Thursday, May 15, 2014

An automatic snapshot management script for AWS

I love using Amazon's servers. I grew up in this industry dealing with physical servers and they are a pain to deal with, especially if you ever need to migrate to a new piece of hardware or have a hard drive fail.  With Amazon's ability to snapshot your drives, you can quickly spin up a server that is identical to an existing one, or is from a snapshot from before you made that huge mistake that blew up your filesystem.

There is the rub: you need to have those snapshots, and if you are paranoid like me you need to have them taken regularly.  AWS doesn't really have a great facility to manage your snapshots.  What I wanted was a way to take a weekly snapshot of all of my drives, but only keep the snapshots for a month so as not to clutter my snapshot list.  This post is to share my script that I have written to manage these snapshots.

This is actually really a simple script.  I'm going to drop it in here, and then tell you how it works:


#!/bin/bash

export EC2_HOME=/opt/aws/apitools/ec2
export JAVA_HOME=/usr/lib/jvm/jre
export SNAPSHOT_LIST=/var/spool/snapshots

VOLUMES=$(/opt/aws/bin/ec2-describe-volumes | sed 's/ /-/g' | grep TAG | cut -f 3,5 --output-delimiter='|')
for line in ${VOLUMES//\\n/$cr}
do
VOLUME=`echo $line | cut -f 1 --delimiter='|'`
NAME=`echo $line | cut -f 2 --delimiter='|'`-`date "+%m-%d-%y"`
SNAP=`/opt/aws/bin/ec2-create-snapshot --description $NAME $VOLUME | cut -f 2`
echo $SNAP > $SNAPSHOT_LIST/$SNAP
echo $NAME snapshot to $SNAP
done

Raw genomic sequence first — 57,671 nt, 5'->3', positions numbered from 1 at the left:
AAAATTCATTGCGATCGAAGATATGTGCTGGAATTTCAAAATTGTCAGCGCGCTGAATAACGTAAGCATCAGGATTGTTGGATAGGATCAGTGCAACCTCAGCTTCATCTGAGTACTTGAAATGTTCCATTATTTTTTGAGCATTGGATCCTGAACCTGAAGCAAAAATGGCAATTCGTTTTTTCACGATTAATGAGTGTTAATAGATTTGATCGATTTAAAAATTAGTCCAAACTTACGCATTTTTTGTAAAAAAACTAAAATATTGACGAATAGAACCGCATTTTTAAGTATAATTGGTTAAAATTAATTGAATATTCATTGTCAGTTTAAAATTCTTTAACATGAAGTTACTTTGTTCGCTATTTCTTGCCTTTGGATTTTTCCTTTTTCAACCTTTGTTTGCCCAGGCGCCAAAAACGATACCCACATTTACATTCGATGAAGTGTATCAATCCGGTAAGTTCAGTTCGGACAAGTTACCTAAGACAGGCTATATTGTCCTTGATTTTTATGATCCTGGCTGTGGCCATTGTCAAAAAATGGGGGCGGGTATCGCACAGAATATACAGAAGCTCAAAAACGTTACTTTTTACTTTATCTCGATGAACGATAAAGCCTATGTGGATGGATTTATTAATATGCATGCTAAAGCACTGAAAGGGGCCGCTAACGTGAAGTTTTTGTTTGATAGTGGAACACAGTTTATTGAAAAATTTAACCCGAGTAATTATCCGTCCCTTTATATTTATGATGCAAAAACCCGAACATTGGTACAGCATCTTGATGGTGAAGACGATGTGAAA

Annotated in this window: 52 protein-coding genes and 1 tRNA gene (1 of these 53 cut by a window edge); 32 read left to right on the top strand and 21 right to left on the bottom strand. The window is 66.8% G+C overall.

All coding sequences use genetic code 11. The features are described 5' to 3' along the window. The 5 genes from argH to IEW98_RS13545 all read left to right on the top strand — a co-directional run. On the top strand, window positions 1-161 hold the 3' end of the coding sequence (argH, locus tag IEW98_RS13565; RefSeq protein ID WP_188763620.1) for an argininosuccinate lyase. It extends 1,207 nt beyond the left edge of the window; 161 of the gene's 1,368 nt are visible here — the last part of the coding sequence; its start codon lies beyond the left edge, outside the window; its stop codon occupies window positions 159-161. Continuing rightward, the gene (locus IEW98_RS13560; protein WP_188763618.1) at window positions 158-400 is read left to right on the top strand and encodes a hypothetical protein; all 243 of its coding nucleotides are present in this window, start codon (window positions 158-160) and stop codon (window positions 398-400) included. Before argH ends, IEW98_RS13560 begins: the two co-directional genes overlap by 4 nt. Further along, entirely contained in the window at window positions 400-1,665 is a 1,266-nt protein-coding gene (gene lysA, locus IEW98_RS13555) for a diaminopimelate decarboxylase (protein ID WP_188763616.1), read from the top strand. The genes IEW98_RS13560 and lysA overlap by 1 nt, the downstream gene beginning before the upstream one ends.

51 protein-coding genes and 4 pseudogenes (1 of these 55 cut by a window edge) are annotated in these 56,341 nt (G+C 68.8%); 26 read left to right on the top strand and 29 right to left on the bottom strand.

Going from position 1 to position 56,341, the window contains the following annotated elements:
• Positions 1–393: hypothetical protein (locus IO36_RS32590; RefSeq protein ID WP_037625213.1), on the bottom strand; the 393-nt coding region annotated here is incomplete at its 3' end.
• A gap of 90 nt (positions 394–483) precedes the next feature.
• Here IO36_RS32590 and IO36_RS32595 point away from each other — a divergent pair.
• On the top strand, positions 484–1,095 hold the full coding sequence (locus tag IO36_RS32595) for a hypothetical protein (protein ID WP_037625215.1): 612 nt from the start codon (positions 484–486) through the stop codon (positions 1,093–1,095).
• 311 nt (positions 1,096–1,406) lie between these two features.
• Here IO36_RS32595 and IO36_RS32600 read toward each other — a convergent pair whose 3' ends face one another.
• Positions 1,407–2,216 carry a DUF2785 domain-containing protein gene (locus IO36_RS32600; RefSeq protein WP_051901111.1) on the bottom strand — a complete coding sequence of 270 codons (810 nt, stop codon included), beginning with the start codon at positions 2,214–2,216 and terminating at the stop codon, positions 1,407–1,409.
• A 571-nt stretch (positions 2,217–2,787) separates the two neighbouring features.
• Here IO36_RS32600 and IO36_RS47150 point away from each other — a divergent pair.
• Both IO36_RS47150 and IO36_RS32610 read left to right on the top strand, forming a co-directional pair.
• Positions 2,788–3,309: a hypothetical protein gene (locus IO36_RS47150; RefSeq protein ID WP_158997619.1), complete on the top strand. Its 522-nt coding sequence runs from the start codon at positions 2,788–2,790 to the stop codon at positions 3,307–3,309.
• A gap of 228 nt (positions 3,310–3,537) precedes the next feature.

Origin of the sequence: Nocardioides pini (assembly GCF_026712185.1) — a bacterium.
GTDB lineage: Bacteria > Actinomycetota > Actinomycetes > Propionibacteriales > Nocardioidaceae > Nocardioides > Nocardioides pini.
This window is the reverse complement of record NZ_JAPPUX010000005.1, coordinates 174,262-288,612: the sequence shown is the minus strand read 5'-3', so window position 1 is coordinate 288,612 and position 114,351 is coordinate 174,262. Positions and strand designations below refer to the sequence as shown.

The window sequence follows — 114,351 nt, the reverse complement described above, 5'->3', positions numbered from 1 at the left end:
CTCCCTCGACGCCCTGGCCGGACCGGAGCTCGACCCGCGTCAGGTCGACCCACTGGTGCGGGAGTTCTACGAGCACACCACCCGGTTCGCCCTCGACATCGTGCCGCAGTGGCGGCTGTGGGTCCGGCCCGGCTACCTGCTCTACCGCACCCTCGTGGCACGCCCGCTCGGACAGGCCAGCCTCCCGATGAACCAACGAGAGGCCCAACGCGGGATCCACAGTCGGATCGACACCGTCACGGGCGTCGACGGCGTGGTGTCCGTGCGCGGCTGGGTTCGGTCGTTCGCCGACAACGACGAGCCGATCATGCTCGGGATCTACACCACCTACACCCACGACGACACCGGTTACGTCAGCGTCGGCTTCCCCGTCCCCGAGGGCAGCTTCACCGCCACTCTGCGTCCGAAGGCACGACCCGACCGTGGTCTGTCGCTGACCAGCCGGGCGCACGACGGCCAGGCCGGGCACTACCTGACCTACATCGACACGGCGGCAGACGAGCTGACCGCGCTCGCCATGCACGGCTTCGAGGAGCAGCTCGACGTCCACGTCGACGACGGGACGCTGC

echo
echo

# Purge old snapshots
find $SNAPSHOT_LIST -ctime +30 -type f -execdir /usr/local/bin/delete_snapshot {} \;

First we're setting some variables needed by the amazon tools.  The third entry for SNAPSHOT_LIST is a folder that I'm going to use to keep track of my snapshots.  You'll need to create this folder and give access to the user you'll have run this script.

Next, I'm calling ec2-describe-volumes to retrieve all of the volumes in my EC2 area.  I'm replacing spaces with a hyphen, looking for the TAG line, and using cut to get the volume and volume name. One feature of this script is that it will only snapshot volumes that you have named - so if you have something temporary you can leave its volume unnamed.  You certainly could modify this script to do every volume, but you'd have to come up with some way to make the snapshots make sense as to where they came from.  Here, we are naming the snapshot after the volume name and stamping the date to the end of it.

Next, we execute ec2-create-snapshot to create the snapshot for our volume, and storing it in a file in our snapshot list folder.  We'll use this file list to see how old our snapshots are, which you see in the last line where we are finding any files in our snapshot list that are older than 30 days.  We're executing /usr/local/bin/delete_snapshot which is the second script in our system:


#!/bin/bash

# Receives a file that contains the snapshot-id that we want to delete

SNAP=`cat $1`
echo Deleting snapshot $SNAP
/opt/aws/bin/ec2-delete-snapshot $SNAP
rm $1

This one is pretty easy, we're grabbing the snapshot id from the file (which also happens to be the file name) and executing ec2-delete-snapshot to delete it.  Then we're removing the file.

I have this set to run every monday morning.  It does a very nice job of keeping one month's supply of snapshots should something catastrophic happen.

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